A new study investigating the effect of thirdhand smoke (THS) in a mouse model system specially designed to mimic the genetic diversity of human populations has shed new light on how genetic predispositions contribute to an individual’s cancer risk. This work is an instrumental step towards building a more realistic understanding of how tobacco smoke residue could impact cancer risk in people.
The supply of a plant-derived anti-cancer drug can finally meet global demand after a team of scientists from Denmark and the U.S. engineered yeast to produce the precursor molecules, which could previously only be obtained in trace concentrations in the native plant. A study describing the breakthrough was recently published in Nature. The international team included four researchers from the Biological Systems and Engineering Division: Leanne Jade G. Chan, Edward Baidoo, Christopher J. Petzold, and Jay D. Keasling.
Researchers in the Biological Systems and Engineering (BSE) Division are collaborating with colleagues at the Berkeley Lab Laser Accelerator (BELLA) Center to adapt the nascent technology of laser-driven ion accelerators to make a more effective type of radiation more readily available to patients. The mutually beneficial partnership gives BELLA scientists a real-world application around which to refine their experimental laser platform, and gives the biologists a chance to test how living tissue responds to laser-driven proton beams at FLASH dose rates.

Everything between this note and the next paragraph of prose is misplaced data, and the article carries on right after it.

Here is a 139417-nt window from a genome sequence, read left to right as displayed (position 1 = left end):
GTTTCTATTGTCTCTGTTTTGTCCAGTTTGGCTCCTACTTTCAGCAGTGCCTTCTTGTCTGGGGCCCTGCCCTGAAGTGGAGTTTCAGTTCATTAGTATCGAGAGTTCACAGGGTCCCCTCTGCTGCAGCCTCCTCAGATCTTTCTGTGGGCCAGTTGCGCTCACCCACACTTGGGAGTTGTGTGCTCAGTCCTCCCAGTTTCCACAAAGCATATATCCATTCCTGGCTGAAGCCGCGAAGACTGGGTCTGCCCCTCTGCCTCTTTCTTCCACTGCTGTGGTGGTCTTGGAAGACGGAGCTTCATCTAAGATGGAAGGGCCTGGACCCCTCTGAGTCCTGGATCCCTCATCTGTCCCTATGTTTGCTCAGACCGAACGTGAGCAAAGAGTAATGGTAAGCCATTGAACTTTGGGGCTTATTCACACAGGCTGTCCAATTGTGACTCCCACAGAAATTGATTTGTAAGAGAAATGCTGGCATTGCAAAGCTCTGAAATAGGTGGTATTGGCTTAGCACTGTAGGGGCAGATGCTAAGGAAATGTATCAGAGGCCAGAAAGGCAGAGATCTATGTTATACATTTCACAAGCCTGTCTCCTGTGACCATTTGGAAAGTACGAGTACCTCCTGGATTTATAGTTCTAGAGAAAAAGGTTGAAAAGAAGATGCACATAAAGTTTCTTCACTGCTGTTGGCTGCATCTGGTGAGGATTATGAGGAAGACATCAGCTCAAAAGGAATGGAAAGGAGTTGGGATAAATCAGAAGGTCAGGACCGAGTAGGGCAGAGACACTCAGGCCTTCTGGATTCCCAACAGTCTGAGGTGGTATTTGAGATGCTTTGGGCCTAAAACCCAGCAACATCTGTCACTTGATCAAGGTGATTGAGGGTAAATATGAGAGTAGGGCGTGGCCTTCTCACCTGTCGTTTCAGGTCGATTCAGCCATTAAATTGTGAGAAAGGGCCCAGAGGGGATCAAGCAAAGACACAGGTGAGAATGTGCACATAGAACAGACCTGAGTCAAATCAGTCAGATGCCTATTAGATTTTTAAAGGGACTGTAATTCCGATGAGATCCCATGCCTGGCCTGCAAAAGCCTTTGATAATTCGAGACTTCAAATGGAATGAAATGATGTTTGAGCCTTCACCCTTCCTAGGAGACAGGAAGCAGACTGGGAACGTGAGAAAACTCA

Berkeley Lab thirdhand smoke researchers have been awarded a new three-year grant totaling $904,744. The funding from the Tobacco-Related Disease Research Program (TRDRP) will support translational studies aimed at mitigating health impacts of exposure to thirdhand smoke (THS)—the toxic residues from tobacco smoke that linger on indoor surfaces and in dust long after a cigarette has been extinguished. From the Biosciences Area, Biological Systems and Engineering (BSE) Division staff scientist Bo Hang will serve as principal investigator on the studies, with senior scientist Jian-Hua Mao and staff scientist Antoine Snijders, also of BSE, as co-investigators. Collaborators on the project include staff scientist Hugo Destaillats and retiree affiliate Lara Gundel in the Energy Technologies Area (ETA) at Berkeley Lab, as well as researchers at California Consortium on Thirdhand Smoke partner institutions UC San Francisco and UC Riverside.
An international team led by researchers in Berkeley Lab’s Biosciences Area has identified a new laboratory mouse strain for studying gastric cancer. The mouse lineage is part of a population called the Collaborative Cross (CC) mouse model that was bred to have greater genetic diversity than previous populations, so as to be more comparable with humans. The team monitored hundreds of mice from different CC strains for one year and observed that one line spontaneously developed tumors—stomach and lymphoid being the most prevalent types—at an extremely high rate. Subsequent genetic analysis of the tumors in this cancer-prone line revealed that an inflammatory response regulating a protein called Nfκb1 could be a key driver of cancer susceptibility in this mouse model.
Read more in the Berkeley Lab News Center.